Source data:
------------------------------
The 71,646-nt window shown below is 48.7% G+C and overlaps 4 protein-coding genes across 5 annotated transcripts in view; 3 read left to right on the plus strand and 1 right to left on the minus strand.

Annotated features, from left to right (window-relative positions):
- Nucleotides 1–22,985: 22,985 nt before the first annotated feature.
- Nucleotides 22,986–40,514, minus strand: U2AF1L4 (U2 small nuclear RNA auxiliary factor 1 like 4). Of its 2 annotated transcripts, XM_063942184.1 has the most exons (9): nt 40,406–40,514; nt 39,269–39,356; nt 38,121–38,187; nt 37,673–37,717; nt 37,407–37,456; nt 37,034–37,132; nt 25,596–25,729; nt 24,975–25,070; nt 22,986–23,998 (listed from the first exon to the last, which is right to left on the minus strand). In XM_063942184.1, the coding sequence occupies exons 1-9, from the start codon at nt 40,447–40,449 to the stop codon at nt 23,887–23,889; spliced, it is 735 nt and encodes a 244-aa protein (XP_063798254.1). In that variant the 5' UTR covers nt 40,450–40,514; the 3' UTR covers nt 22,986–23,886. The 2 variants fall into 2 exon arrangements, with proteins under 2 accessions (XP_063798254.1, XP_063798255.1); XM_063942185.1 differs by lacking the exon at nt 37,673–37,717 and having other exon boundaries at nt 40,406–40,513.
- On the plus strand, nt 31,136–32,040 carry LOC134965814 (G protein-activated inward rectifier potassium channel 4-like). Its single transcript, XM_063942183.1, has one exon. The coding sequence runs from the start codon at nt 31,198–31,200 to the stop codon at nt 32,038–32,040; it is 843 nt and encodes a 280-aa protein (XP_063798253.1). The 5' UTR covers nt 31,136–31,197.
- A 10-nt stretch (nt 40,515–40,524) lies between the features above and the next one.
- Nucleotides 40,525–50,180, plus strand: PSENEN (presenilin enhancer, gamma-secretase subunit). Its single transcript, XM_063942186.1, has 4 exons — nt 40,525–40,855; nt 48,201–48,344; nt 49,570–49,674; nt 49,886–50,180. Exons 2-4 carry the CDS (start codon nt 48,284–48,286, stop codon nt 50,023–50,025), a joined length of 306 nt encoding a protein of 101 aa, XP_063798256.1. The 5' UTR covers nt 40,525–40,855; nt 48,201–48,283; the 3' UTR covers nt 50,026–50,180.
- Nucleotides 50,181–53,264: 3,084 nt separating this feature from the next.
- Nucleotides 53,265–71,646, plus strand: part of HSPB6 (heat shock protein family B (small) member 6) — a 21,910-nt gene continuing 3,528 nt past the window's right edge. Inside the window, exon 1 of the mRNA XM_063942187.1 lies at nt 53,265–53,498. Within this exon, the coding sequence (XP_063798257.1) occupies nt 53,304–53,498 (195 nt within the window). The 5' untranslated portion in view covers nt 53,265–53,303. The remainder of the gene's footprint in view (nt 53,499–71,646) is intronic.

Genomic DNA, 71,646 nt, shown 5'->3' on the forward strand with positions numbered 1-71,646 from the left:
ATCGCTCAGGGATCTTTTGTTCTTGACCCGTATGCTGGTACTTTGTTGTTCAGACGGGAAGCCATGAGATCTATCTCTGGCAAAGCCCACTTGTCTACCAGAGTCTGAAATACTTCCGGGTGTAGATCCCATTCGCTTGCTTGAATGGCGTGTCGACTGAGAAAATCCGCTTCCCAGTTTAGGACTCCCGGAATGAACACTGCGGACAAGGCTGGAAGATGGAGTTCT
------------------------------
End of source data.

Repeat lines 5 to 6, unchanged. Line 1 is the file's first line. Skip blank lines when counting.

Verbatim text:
- On the plus strand, nt 31,136–32,040 carry LOC134965814 (G protein-activated inward rectifier potassium channel 4-like). Its single transcript, XM_063942183.1, has one exon. The coding sequence runs from the start codon at nt 31,198–31,200 to the stop codon at nt 32,038–32,040; it is 843 nt and encodes a 280-aa protein (XP_063798253.1). The 5' UTR covers nt 31,136–31,197.
- A 10-nt stretch (nt 40,515–40,524) lies between the features above and the next one.